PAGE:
A Rising Star

Bell, 38, a native of New Zealand, moved to the United States at age 25 to attend Stanford University, where he earned his PhD. He joined Wharton in 1998 after three years at UCLA, where he began his academic career in spite of early offers from Wharton and other East Coast schools because California reminded him a bit of home. An avid rugby and squash player, Bell also plays the guitar and started a band with a group of friends, including two professors from Harvard and MIT, and says he loves playing pool so much he became the PhD Association president at Stanford for the sole purpose of buying a pool table for the student lounge.

He fell into academia somewhat by accident: As an undergraduate at Auckland University, he found he particularly enjoyed his research-oriented classes. “Something about trying to answer questions of human consumer behavior really intrigued me,” he said. “I liked marketing in particular because it is very eclectic.” When he graduated at age 20, Bell admits, he opted for graduate school as a way to avoid joining the workforce. “Now that I am in this job, I feel that it really fits, but a lot of getting here was a matter of luck and circumstance,” Bell said.

A prolific scholar, Bell has published 15 research papers in leading journals between 1997 and 2003 – with nine others under review or revision – on everything from the effect of word-of-mouth on Internet sales to how store location and pricing structure affect shopping behavior.

A 2001 research paper called “Store Choice and Shopping Behavior: How Price Format Works” scrutinized shopping patterns at “every day low price” stores such as Wal-Mart versus HILO stores, such as clothier Ann Taylor, which have great disparities between the highest and lowest prices, thus relying on sales and promotion strategies to entice buyers. The study provided managers with a new shopping framework by considering both pricing and location in store performance, weighing such factors as distance to the store, familiarity with layout, product assortment and pricing strategies to create a model store managers can use to predict how and when people will shop.

A more recent study on the effect of inventory on buying habits, meanwhile, challenged traditional economic frameworks that suggest that full coffers negatively affect a person’s willingness to buy: laundry room shelves stocked with detergent, it stands to reason, mean a consumer won’t likely buy more on their next shopping trip. Bell’s research found, however, that when it comes to discretionary food products such as ice cream and soda, the opposite actually occurs. “If it’s a discretionary food product, the level of inventory seems to directly affect the rate of purchase,” Bell said. “People actually consume items like this more quickly when they have more on hand. Other more mundane product categories like paper towels, butter and detergent don’t seem to be affected.”

And in the brave new world of Internet retailing, Bell studied the effects of word-of-mouth or other “social contagion” factors on consumer willingness to try an online retailer, using data provided by Lisa Kent, the CEO of, who was introduced to Bell by a Wharton MBA student. “For retailers, ‘location, location, location’ is a familiar mantra,” Bell said. “But for the Internet retailer, the physical location of the store is meaningless, and this unique market context, with geographically dispersed customers and competitors, raises important and largely unstudied questions about the evolution of the customer franchise.”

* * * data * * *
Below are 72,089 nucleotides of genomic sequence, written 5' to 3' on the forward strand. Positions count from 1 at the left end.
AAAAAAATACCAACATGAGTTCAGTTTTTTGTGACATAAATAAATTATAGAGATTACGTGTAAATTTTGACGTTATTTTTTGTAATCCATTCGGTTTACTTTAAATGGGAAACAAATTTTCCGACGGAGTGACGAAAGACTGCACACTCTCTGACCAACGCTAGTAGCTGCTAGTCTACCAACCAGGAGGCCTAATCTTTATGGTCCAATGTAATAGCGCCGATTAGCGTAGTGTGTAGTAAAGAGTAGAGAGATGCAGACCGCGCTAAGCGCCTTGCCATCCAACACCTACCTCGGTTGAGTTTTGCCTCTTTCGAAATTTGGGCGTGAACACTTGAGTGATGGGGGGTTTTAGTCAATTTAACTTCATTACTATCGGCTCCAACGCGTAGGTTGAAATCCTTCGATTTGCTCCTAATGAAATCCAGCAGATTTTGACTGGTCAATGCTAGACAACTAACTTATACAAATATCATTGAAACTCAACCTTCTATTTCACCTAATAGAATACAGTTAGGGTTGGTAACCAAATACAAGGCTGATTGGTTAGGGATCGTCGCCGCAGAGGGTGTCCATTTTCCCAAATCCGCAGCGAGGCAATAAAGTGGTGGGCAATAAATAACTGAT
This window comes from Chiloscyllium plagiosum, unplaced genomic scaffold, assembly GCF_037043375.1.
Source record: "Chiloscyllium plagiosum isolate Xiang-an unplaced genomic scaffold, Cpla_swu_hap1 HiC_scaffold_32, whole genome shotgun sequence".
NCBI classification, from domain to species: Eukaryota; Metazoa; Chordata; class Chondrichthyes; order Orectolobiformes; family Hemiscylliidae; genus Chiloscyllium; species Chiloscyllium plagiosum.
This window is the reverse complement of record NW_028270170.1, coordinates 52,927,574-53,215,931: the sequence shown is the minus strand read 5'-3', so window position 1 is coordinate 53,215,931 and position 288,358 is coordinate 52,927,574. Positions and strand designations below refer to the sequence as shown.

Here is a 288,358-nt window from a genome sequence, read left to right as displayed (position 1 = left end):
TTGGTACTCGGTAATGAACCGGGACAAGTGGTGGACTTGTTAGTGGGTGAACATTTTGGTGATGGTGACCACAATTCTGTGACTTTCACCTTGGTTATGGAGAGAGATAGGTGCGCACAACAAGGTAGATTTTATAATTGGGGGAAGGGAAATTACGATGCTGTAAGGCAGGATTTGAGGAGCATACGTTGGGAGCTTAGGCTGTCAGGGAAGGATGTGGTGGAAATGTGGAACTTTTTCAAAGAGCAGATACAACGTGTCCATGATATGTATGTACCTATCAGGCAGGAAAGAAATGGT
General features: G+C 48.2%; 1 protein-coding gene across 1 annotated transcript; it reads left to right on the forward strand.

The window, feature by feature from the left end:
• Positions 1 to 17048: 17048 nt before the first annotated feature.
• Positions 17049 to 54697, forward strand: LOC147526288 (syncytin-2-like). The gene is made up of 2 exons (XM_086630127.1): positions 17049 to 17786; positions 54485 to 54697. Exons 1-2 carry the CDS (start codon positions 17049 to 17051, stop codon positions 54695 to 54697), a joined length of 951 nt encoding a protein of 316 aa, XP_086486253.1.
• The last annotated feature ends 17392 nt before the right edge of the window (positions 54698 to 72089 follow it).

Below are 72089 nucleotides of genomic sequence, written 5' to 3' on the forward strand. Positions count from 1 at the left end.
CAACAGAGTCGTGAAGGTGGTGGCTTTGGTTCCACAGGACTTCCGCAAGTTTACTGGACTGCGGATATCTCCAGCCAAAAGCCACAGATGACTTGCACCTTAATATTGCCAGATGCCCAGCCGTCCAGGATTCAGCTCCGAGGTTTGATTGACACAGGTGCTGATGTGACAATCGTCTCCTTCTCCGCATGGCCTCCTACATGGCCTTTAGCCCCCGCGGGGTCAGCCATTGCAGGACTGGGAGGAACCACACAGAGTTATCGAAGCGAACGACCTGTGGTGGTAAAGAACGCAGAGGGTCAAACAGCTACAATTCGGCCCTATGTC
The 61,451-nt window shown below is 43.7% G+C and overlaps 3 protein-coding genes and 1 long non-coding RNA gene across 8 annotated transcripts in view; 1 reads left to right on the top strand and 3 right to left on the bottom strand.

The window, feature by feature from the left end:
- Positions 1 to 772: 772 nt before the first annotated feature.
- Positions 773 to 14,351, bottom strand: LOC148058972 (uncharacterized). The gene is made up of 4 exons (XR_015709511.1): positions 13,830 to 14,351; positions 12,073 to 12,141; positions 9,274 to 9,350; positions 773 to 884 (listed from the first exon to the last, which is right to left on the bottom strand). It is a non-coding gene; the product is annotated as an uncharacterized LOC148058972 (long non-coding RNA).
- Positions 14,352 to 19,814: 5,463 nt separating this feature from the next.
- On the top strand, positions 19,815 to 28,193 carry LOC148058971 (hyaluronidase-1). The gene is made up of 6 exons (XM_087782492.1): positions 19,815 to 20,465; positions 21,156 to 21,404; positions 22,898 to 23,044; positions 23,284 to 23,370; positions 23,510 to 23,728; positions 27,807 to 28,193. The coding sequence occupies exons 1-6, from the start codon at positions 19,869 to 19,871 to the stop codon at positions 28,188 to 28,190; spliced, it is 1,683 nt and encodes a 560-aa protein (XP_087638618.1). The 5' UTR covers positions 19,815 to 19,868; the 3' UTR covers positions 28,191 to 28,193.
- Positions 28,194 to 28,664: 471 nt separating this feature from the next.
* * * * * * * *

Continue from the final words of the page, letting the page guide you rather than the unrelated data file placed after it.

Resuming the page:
Bell’s study found a significant “neighborhood effect,” with a 50-percent increase in the base rate of consumers trying an online retailer’s services once they talked about or otherwise observed its use locally. “What seems to be critical,” Bell said, “is the location of existing customers relative to new potential customers. And why this is really important for the manager is that if this effect is really going on, maybe there’s a way for you to feed the process. Maybe if you put a billboard up on a major highway and get people in a very urban, dense region to buy first it’s going to spread a lot more quickly.” Interestingly enough, this effect disappears for repeat purchases – once consumers have their own experience they rely on this and are more likely to disregard the actions of others.

As for the future, Bell has ongoing projects in retailing customer base evolution, customer response to marketing initiatives, and coordination issues. He is also interested in trying to explain and describe fundamental market characteristics, such as price dispersion and the diffusion of information, and is working on a textbook using his marketing strategy notes as a starting point.

“I’d like to advance the use of scientific approaches to tackle important marketing problems,” Bell said. “I’m a firm believer in the value of data, models and empirical analysis to complement managerial intuition, and I try to demonstrate this value in my own research, whether explaining a particular market phenomenon or simply quantifying the response to a marketing decision. This view of academic research has a big influence on my teaching as well.”

Bell enjoys introducing students to a new “spin” on marketing – namely that marketing problems are amenable to scientific analysis and that practitioners can benefit tremendously from this approach. This philosophy, Bell said, is typically somewhat surprising to students, as they often have a completely different view of marketing. “It’s very gratifying when they come to embrace this idea,” Bell said. “I’ve been fortunate to teach the marketing strategy elective because this course allows me a lot of flexibility with respect to content and approach. I enjoy interacting with students, challenging them and being challenged in the classroom, and I feel very fortunate to be able to interact with students of the caliber that we have at Wharton.”

Frequent contributor Nancy Moffitt is the former editor of the Wharton Alumni Magazine.